Being responsive means replying as soon as possible. This is tough, especially for small businesses who can’t afford to pay someone to be on social media all day. For larger businesses, this is par for the course — your community manager(s) or social media manager(s) are going to be professionals who know how this stuff works, who understand the importance of being responsive. The main thing here is to be fast —really fast. For instance, Facebook only gives you the “very responsive to messages” badge if you respond to 90% of messages within 15 minutes. No matter how people are contacting you or what platform they’re contacting you on, they’re going to expect a swift response — that’s half the reason they’re contacting you via social media in the first place.

Fifteen minutes isn’t bad, think of it like this — if your customers called you and they were on hold for 15 minutes, would that be acceptable? For most businesses, that would not be OK, and there would be continual apologies and messages explaining the long wait. Don’t make people wait on social, no matter the platform — if you’re responsive and quick, you will be providing a level of customer service that the modern digital consumer has come to expect.

Tactic Number 2 — Be Comprehensive

The second tactic is to be comprehensive — comprehensive in your responses, in your explanations, in your interactions, in your answers, in your comments, in your thanks — in everything. What you see most often on business social media accounts is a distinct lack of comprehensiveness. When someone shares their post, they respond like this:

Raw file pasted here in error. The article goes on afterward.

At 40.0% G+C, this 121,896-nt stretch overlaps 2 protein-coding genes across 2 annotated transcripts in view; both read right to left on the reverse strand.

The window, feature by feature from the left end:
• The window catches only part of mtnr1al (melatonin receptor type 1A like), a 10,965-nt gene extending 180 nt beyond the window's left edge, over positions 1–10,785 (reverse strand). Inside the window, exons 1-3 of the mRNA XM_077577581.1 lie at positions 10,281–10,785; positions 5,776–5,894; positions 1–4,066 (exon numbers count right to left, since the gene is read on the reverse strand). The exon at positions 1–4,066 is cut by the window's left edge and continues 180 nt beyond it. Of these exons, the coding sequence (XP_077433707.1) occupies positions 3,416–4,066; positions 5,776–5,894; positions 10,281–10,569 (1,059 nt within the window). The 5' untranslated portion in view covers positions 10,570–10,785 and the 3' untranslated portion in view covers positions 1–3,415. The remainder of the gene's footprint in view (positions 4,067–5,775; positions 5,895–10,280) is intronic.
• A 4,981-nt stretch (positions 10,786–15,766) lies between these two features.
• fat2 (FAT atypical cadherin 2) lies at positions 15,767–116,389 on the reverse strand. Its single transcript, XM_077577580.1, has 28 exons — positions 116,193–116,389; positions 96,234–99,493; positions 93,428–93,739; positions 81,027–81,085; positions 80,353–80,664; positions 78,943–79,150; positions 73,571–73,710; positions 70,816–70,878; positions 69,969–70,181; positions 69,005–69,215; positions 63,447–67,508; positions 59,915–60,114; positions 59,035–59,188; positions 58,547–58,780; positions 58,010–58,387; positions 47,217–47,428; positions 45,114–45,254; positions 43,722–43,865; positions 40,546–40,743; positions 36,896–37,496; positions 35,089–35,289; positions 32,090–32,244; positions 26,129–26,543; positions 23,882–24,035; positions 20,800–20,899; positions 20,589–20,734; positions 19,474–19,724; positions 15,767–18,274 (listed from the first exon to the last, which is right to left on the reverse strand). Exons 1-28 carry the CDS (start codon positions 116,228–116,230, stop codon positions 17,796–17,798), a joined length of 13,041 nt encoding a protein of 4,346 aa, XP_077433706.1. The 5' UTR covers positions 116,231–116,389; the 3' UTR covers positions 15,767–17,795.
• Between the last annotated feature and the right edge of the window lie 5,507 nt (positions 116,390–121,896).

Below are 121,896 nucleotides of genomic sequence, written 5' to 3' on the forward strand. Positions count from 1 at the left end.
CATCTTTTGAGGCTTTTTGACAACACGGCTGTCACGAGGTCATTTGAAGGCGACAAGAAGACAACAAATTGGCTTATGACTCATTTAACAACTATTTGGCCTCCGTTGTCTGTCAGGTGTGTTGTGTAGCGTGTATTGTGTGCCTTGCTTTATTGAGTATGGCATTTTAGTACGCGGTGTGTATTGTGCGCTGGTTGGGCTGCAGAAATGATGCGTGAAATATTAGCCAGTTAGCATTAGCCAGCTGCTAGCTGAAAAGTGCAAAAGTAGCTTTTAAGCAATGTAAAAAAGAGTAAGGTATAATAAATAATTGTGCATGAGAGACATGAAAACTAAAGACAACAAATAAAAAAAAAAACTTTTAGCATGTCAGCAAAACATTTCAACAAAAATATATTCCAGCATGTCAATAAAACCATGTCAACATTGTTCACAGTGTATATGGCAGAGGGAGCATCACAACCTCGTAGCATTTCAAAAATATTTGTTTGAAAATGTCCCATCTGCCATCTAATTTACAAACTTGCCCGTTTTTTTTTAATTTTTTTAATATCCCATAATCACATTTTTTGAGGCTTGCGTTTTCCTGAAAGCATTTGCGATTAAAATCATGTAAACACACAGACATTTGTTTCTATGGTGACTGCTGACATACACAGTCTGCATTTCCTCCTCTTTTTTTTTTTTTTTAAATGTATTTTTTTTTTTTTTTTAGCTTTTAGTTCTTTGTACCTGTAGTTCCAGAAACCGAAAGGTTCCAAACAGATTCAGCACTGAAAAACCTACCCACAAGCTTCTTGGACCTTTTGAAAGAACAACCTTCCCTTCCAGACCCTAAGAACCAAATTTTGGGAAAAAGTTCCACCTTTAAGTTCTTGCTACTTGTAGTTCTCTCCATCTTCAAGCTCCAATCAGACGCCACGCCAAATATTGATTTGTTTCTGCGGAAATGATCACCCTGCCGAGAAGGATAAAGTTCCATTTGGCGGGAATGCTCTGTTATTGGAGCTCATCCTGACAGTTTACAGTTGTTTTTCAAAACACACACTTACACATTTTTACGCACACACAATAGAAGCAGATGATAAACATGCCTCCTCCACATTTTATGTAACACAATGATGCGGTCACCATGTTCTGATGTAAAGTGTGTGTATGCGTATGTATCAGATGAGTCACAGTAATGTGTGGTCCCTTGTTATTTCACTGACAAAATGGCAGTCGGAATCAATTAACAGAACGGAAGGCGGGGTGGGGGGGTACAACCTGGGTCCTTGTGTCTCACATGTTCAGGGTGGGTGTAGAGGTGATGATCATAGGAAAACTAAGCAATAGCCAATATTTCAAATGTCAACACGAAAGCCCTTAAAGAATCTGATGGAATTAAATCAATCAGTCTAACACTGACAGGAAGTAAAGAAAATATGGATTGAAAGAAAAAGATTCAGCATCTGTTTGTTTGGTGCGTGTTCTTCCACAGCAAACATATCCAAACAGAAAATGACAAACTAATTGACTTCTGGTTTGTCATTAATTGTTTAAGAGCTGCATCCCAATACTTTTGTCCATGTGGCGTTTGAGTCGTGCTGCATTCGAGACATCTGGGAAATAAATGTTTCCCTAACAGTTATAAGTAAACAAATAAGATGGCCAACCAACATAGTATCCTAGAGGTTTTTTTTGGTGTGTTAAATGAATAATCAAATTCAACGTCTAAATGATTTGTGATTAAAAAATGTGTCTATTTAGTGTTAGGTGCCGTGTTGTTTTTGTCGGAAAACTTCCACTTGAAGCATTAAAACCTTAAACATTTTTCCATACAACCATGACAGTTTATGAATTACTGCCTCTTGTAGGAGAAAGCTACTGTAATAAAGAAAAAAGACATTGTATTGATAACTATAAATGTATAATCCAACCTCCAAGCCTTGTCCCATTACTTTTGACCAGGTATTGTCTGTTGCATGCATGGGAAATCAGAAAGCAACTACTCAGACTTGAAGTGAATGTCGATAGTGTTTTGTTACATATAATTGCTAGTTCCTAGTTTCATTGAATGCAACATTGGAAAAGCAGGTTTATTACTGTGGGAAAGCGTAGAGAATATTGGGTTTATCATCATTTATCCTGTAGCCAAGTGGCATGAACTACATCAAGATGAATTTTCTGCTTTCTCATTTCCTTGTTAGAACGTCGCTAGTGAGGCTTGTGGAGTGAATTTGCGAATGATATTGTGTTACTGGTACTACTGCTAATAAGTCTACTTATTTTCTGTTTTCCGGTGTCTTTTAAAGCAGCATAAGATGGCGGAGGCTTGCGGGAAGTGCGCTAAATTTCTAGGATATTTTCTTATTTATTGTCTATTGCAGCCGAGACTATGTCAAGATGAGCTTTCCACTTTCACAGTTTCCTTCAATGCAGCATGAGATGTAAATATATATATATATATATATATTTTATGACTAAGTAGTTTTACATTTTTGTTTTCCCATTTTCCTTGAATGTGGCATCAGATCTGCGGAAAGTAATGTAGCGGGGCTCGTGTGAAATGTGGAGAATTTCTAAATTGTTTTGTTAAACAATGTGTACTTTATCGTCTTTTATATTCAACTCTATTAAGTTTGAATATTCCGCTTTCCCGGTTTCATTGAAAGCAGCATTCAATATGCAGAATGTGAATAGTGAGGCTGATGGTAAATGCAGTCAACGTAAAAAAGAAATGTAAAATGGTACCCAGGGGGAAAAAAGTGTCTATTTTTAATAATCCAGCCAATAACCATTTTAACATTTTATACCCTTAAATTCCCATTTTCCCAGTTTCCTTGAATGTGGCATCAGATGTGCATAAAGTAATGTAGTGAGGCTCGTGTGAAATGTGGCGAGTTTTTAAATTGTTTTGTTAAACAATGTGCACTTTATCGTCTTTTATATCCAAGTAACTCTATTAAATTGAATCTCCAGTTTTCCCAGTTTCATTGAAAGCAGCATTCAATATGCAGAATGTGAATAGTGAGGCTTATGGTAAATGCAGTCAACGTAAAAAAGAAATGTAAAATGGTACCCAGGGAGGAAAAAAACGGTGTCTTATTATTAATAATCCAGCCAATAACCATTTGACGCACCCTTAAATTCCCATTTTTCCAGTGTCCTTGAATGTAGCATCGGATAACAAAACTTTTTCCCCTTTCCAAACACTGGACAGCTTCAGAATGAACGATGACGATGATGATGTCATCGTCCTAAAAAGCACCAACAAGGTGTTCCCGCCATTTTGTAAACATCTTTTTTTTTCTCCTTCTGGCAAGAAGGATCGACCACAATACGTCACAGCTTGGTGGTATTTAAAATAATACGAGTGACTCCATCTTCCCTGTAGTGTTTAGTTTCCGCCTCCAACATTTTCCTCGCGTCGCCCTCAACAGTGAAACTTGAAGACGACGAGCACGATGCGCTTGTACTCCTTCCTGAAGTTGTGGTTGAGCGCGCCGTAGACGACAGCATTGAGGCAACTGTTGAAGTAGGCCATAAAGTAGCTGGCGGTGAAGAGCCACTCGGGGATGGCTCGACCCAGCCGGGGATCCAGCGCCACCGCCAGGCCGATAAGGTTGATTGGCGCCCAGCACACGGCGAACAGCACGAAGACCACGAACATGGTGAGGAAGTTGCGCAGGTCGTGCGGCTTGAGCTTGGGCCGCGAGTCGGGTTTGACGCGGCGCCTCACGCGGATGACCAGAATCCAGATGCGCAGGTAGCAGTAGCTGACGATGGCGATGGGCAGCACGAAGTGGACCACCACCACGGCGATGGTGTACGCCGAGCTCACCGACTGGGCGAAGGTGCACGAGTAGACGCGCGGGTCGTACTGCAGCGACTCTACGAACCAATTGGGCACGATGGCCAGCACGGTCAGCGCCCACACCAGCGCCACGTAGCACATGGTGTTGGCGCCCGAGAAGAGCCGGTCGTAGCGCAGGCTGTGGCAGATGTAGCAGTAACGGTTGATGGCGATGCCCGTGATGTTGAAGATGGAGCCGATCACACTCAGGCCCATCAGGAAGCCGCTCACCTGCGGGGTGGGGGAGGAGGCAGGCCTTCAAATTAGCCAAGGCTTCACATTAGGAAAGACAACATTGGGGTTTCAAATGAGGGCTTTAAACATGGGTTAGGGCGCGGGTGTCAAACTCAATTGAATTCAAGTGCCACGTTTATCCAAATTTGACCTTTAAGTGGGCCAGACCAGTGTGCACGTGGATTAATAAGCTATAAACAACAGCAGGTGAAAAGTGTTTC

When they go to interact with someone else’s post, they interact like this:


When they get a message from customer that says “I have a very serious problem — I have no internet in my area. Do you know why that is?” They say:


And then, a few minutes later:

“I’ll check!”

When a customer says “Do you have any more of your widgets for sale? My grandson really wants one for Christmas.” They say:

“All out! Sorry!”

All of these responses are subpar. They’re so abrupt, they come off as rude. Remember, on social media, you don’t have all the tonal cues you get from a phone conversation or all the non-verbal cues you get from an in-person conversation. You have only the words, and when you use very few words, it’s very easy for your message to be misinterpreted.

This applies to every platform. Don’t just answer someone’s question — give them as much information as possible. If you need to take some time to find an answer, tell them how much time. Check back in with them regularly to let them know you’re working on an answer. If you’re commenting or replying to comments, make those comments long, well-thought-out answers. Look at your public interactions on social media as a form of content — make it just as awesome and comprehensive as anything else you’d write.

Brevity might be fine for Hemingway, but on social media, it’s deadly — the less you write, the more your customers have to fill in the blanks, and believe me, they won’t be forgiving when they have to do so. They will always assume the worse — give them enough information so that they can hope for the best.

Treat Your Interactions on Social Like an In-Person Conversation, Phone Conversation, or Email Interaction

The biggest mistake most businesses make on social media is to treat it like it’s some crazy form of communication that they can just not take seriously — and that’s foolish. Just like any traditional form of communication, including email, you have to be quick and thorough in your answers. Treat each interaction like you would some of the forms of communication you’re more familiar with, do more instead of less, and your customers will walk away happy.

But social media is no longer the most cutting-edge form of communication available to you — read Adebisi Adewusi’s article to learn more.

Adam Fout

Adam Fout, resident content and brand sorcerer at BlueSteelSolutions, guides brands through the mystical process of creating website and blog content that enchants customers and entices leads. He also writes fiction in his free time at My Website